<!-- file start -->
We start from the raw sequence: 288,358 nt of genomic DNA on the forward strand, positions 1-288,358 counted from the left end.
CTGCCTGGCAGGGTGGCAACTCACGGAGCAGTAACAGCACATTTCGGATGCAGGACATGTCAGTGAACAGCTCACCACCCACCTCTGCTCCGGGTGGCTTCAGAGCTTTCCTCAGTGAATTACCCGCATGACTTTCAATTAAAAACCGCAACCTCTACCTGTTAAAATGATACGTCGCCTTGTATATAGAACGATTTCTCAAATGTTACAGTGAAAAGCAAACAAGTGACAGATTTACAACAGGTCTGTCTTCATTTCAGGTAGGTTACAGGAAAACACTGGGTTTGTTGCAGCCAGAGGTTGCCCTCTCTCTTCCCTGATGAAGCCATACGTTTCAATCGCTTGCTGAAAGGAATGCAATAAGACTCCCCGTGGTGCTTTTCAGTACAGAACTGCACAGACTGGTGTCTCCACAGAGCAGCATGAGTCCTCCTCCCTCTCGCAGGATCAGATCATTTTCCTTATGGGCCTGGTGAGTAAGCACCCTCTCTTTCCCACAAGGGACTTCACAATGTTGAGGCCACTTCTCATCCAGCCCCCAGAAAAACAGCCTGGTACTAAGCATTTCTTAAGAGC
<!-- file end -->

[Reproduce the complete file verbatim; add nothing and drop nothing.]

We start from the raw sequence: 288,358 nt of genomic DNA on the forward strand, positions 1-288,358 counted from the left end.
CTGCCTGGCAGGGTGGCAACTCACGGAGCAGTAACAGCACATTTCGGATGCAGGACATGTCAGTGAACAGCTCACCACCCACCTCTGCTCCGGGTGGCTTCAGAGCTTTCCTCAGTGAATTACCCGCATGACTTTCAATTAAAAACCGCAACCTCTACCTGTTAAAATGATACGTCGCCTTGTATATAGAACGATTTCTCAAATGTTACAGTGAAAAGCAAACAAGTGACAGATTTACAACAGGTCTGTCTTCATTTCAGGTAGGTTACAGGAAAACACTGGGTTTGTTGCAGCCAGAGGTTGCCCTCTCTCTTCCCTGATGAAGCCATACGTTTCAATCGCTTGCTGAAAGGAATGCAATAAGACTCCCCGTGGTGCTTTTCAGTACAGAACTGCACAGACTGGTGTCTCCACAGAGCAGCATGAGTCCTCCTCCCTCTCGCAGGATCAGATCATTTTCCTTATGGGCCTGGTGAGTAAGCACCCTCTCTTTCCCACAAGGGACTTCACAATGTTGAGGCCACTTCTCATCCAGCCCCCAGAAAAACAGCCTGGTACTAAGCATTTCTTAAGAGC